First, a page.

The prevalence of mental illness is globally on the rise, leading to high individual and societal burdens. Many people in need do not seek professional help, the ones that do are confronted with limited availability of practitioners, and despite considerable progress, the success rate of therapies remains limited. While more and more digital health solutions are emerging, their adoption and reported success are still low.
Affective computing can support several important processes in enhancing and maintaining wellbeing, such as supporting self-awareness by tracking states and behavior using multimodal cues related to verbal and non-verbal communication, physiology, and activities. At the same time, clinicians can use such objective measures to complement traditional questionnaires and improve diagnosis, as well as in developing personalized interventions based on individuals' affective states and their unique needs and preferences. XR solutions or m-health apps can be enhanced by becoming more responsive and adaptive. Last but not least, such technology can make mental health services more accessible, especially to those facing barriers such as geographic distance, stigma, or lack of resources.
This workshop brings together researchers in Affective Computing (AC), clinicians in the emerging area of digital mental health and digital psychiatry, developers from industry, and policymakers to discuss what aspects of digital mental health apps and tools can most benefit from AC technologies and existing technologies already incorporating AC, such as embodied conversational agents and affective virtual agents, and affect-adaptive human-machine interaction. Since advances in AC and AI in mental health also give rise to important ethical concerns, this workshop aims to identify and address these emerging issues. Topics include the therapeutic relationship with technology and synthetic relationships, more broadly, artificial empathy, transparency (deception), safety, and affective privacy, among others.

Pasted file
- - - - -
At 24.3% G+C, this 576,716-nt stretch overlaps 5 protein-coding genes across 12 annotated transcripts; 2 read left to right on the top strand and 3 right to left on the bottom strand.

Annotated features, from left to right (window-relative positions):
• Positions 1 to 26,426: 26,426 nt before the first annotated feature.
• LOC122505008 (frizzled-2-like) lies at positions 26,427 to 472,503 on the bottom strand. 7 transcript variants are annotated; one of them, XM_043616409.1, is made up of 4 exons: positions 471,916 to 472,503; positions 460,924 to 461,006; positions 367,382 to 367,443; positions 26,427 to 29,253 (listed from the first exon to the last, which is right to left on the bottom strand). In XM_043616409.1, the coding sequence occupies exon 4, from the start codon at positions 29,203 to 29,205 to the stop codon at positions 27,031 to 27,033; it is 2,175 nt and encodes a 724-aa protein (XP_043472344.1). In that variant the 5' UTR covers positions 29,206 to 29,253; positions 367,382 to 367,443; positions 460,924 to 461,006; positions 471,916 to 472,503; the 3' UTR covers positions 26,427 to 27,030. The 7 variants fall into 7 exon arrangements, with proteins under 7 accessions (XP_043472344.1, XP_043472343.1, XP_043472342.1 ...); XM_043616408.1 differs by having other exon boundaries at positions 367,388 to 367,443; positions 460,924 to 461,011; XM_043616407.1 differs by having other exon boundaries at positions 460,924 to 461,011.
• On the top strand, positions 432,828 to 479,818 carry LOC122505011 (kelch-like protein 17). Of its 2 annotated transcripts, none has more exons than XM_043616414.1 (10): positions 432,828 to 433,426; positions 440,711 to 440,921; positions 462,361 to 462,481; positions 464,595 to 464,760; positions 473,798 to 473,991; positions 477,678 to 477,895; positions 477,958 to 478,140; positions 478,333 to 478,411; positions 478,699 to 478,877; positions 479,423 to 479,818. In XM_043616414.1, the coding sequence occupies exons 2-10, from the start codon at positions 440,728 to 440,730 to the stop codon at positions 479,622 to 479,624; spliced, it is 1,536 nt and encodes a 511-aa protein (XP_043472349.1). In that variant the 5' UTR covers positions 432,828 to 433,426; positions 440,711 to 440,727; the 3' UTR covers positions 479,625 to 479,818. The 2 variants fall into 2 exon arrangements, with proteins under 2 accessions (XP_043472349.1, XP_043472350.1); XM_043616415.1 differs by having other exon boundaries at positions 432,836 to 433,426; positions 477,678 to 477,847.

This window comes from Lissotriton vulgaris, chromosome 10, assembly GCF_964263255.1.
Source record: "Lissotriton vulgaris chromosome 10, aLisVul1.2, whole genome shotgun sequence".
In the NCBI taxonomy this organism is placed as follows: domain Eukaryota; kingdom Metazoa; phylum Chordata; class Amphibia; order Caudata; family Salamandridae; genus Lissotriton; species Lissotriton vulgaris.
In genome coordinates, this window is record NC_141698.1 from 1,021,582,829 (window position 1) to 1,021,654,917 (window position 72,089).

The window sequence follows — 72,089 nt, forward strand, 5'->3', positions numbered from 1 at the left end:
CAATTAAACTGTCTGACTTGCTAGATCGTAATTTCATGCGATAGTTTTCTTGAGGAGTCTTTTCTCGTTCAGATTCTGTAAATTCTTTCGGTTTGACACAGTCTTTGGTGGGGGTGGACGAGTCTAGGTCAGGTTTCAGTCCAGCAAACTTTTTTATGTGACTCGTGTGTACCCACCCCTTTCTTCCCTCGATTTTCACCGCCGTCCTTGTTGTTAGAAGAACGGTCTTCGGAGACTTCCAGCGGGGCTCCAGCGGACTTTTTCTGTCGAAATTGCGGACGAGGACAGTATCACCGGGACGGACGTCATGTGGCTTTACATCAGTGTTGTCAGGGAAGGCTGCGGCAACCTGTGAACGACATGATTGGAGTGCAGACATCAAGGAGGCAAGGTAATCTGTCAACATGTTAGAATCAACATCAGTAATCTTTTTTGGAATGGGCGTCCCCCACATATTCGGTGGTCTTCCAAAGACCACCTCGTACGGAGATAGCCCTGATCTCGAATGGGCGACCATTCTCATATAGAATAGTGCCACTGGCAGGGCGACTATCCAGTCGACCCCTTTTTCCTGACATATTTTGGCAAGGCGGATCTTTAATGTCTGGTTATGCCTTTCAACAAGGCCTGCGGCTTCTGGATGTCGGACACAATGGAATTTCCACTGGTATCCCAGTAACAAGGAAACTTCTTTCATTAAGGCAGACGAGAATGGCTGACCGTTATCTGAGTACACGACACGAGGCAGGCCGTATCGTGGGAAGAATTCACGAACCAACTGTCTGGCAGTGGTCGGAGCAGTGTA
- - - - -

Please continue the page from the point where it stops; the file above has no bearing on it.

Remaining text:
This workshop seeks original contributions, including but not limited to:
We invite submissions in the following formats:
All submissions should be in pdf format following the ACII submission guidelines , using the conference Latex template . Each paper will be sent to at least two expert reviewers and will have one of the organizers assigned as editor. Papers are to be submitted via ACII’s EasyChair platform by selecting the “Workshop: Affective Computing for Mental Wellbeing” track.
Accepted submissions will be published as ACII workshop proceedings. At least one author must register for the conference (any registration type) and present. A single registration may cover up to three papers.
Selected submissions will be considered for publication in a special issue of JMIR Mental Health.
All deadlines are set at 23:59 PDT (GMT-7)
|Notification to authors||9 June 2023|
|Camera-ready||1 August 2023|
|Workshop||10 September 2023|
Multimodal Machine Learning and Human Centered Computing for Mental Health and Wellbeing
|10:15||Keynote Challenges and Opportunities for Speech-based Mental Health Analysis Nicholas Cummins|
|Paper presentations||11:00||Context-aware EEG-based perceived stress recognition based on emotion transition paradigm Jiyao Liu, Lang He, Zhiwei Chen, Ziyi Chen, Yu Hao, and Dongmei Jiang||11:15||BERSting at the screams: Recognition of shouting and distress from mobile phone recordings Paige Tuttosi and Angelica Lim|
|11:30||Investigating self-supervised learning for predicting stress and stressors from passive sensing Harish Haresamudram, Jina Suh, Javier Hernandez, Jenna Butler, Ahad Chaudhry, Longqi Yang, Koustuv Saha, and Mary Czerwinski|
|11:45||Multimodal fusion improves BERT-based online suicidal ideation detection Noah Jones, Erik Kastman, Kelly Zuromski, Daniel Kessler, Matthew Nock and Rosalind Picard|
|13:00||Keynote Beyond Telehealth: Advances in Digital Mental Health Research and Practical Clinical Considerations for Smartphone Apps in Care John Torous|
|13:45||You go first: The effects of self-disclosure reciprocity in human-chatbot interactions Emmelyn Croes, Marjolijn Antheunis, and Linwei He|
|14:00||Mindfulness based stress reduction: A randomised trial of a virtual human, teletherapy, and a chatbot Mariam Karhiy, Mark Sagar, Mike Antoni, Kate Loveys, and Elizabeth Broadbent|
|14:15||Investigating psychological and physiological effects of forest walking: A machine learning approach Bhargavi Mahesh, Andreas Seiderer, Michael Dietz, Elisabeth Andre, Joachim Rathmann, Jonathan Simon, Christoph Beck, and Yekta Said Can|